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Property is currently a sellers market because demand for property is outstripping supply. This is supported by a stable and recovering economy, solid jobs market, historically low interest rates that appear locked in for at least the medium-term, plus an array of government subsidy and stamp duty discounts for first-time buyers.

The latest figures say the national stock of homes for sale is 28.5% lower this year than the five-year average. Over the same timescale, new listings are down 12.9%. That’s a tight supply.

As a result, seller discounts are almost non-existent. They average just 3% nationally and 2.7% in the state capitals, according to the latest data from CoreLogic.

Auction clearance rates across the country stand at 78%, a thunderous performance that we last saw in heady days of late 2016 and early 2017. Homes are selling one-week faster on average than they were a year ago when most states were in a boom that was stopped overnight by the coronavirus.

While this means that it’s generally a great time to sell, we know real estate can be complicated at a personal level so it is always sensible to consider your steps carefully rather than rushing to be part of a perceived trend.

Below we’ve outlined some key insights into selling in a hot market.

  1. It’s about local, not national

Regardless of the national or capital city headlines, property is all about local markets. So while a general environment of positive price growth is good news, always check what is happening to prices in our neighbourhood. Have some conversations with local agents (we’d be happy to help!) and conduct research online to help you to understand how home prices in our suburb is performing and the supply and demand equation locally.

Is your home hot?

The market may be on fire, but how do buyers feel about your particular house style? While all boats float in a high tide, some property types will be more in demand than others from suburb to suburb. So if you’re selling an unrenovated and dated property in a market of all near new homes, even a hot market may not offer the dividends you hoped for. On the flip side, if you’re selling a large family home in an area clamouring for upgrades, you could be in luck.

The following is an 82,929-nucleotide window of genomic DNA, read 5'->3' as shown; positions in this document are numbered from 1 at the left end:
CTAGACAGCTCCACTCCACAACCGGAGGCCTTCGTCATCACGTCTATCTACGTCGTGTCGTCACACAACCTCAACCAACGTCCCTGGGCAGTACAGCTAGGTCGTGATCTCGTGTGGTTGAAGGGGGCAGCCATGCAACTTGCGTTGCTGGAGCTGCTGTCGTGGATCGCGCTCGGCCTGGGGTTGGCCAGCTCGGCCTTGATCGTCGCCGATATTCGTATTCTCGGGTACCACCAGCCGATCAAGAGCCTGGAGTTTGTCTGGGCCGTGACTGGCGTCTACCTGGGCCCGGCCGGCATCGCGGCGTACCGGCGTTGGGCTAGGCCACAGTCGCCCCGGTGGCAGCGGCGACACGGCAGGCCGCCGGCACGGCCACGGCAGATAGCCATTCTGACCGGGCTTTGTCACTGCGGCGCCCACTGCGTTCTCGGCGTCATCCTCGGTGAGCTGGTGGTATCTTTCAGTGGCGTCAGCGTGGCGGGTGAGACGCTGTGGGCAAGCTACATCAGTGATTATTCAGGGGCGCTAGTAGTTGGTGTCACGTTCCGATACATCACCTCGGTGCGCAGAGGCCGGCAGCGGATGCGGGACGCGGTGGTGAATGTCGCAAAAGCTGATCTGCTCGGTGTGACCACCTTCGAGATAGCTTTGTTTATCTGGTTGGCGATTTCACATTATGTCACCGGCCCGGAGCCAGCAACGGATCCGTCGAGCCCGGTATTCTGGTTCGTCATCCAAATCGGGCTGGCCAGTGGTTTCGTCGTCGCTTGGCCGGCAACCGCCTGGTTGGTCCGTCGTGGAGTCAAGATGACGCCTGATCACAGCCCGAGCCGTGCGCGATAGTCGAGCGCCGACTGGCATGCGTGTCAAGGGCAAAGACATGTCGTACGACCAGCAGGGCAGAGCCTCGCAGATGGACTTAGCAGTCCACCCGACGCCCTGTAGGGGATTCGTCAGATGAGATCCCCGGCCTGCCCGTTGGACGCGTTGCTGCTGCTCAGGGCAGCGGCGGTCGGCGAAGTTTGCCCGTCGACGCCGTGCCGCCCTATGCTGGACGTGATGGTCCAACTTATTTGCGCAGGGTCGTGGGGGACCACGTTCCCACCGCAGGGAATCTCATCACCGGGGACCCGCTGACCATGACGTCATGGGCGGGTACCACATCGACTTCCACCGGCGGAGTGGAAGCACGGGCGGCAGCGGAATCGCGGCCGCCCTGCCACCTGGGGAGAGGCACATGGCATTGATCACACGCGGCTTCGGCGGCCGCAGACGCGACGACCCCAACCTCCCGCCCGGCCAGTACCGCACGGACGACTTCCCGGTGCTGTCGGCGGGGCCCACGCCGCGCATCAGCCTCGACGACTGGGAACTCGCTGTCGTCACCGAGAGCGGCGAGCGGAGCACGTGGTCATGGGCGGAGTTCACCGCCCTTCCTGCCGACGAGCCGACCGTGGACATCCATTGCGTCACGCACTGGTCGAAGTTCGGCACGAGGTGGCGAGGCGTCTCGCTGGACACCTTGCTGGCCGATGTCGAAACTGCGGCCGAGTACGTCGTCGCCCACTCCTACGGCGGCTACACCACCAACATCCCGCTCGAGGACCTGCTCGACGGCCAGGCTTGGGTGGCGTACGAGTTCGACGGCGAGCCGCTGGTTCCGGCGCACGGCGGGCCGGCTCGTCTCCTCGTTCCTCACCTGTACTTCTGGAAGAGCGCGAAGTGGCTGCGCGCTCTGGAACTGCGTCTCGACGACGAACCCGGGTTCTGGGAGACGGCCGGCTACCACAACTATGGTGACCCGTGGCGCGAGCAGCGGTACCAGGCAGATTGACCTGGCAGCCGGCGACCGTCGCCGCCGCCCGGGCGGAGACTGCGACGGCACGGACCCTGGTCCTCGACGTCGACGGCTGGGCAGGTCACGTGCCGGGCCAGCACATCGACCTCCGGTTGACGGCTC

Swings and roundabouts

If you sell when the market is rising, it’s highly likely you’ll also buy your next property in an upward market too. While this can be daunting, there are things you can do. If you’re worried about not being able to find a suitable property to buy, consider renting while you assess your options. Moving to a different suburb or property style – even considering a sea or tree change – can also ensure you cash in on the benefit of the higher price in your original suburb.

Watch the supply and demand curve

The economic data points to us being in a sellers market, but changes to interest rates, employment or even the calling of an election can change this quickly and it pays to be vigilant. It also pays to ask what is most likely to happen. We are heading towards winter which is usually always a time of fewer homes for sale. This means we can probably expect strong prices off the back of low supply for a few more months to come.

What’s your life plan?

Regardless of what the market is doing, the most important thing is to consider your own personal life goals and the role that property plays in these. Your property is likely to be your largest financial asset – and your shelter, security and place to raise your family. Lifestyle desires should always be an important influence when you want to sell, not just money and optimising the market. If this feels like the right time for you, then get into the market.

If there is a way we can help, don’t hesitate to reach out. We’d be happy to discuss local prices, buying trends, time-on-market expectations and the t

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